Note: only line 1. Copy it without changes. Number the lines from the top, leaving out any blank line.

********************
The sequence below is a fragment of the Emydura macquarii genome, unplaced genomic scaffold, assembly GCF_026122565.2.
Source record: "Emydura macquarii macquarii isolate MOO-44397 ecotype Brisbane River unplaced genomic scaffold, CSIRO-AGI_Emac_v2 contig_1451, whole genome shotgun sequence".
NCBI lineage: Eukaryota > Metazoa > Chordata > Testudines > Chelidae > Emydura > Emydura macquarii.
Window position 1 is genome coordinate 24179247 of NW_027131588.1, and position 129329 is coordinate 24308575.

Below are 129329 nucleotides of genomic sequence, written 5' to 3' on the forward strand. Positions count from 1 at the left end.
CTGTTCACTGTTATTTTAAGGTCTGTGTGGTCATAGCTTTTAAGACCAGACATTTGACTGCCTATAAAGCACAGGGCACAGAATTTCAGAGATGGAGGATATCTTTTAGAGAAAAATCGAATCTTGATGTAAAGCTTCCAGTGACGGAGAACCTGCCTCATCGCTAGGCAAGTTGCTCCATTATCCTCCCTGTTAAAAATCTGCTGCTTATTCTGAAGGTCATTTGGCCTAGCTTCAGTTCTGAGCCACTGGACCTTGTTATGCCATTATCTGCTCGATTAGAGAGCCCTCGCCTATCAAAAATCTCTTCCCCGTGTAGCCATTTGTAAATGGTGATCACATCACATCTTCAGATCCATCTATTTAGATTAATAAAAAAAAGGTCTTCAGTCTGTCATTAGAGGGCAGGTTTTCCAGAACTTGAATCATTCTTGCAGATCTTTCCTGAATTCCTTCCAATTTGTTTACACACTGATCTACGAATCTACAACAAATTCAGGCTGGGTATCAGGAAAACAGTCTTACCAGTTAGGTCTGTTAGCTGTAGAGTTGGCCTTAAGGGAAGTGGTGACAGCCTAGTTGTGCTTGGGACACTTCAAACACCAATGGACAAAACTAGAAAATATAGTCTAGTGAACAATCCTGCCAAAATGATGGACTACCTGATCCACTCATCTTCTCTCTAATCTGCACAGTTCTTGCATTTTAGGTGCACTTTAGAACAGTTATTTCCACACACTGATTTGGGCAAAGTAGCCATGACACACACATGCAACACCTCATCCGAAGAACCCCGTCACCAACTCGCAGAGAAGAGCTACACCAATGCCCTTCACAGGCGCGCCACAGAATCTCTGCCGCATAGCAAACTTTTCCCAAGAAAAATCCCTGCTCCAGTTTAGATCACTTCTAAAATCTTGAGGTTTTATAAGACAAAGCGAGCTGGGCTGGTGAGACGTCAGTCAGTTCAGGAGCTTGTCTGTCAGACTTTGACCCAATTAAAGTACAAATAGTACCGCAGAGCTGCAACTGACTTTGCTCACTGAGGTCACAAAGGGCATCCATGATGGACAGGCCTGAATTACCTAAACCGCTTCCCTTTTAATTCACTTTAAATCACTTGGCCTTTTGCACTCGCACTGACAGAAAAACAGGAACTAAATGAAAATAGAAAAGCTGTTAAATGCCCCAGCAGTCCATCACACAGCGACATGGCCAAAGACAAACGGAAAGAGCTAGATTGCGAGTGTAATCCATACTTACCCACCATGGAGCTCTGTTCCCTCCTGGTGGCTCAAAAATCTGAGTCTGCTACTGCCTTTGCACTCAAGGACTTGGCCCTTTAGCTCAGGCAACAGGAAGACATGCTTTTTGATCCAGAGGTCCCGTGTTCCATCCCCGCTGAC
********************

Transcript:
The sequence below is a fragment of the Emydura macquarii genome, unplaced genomic scaffold, assembly GCF_026122565.2.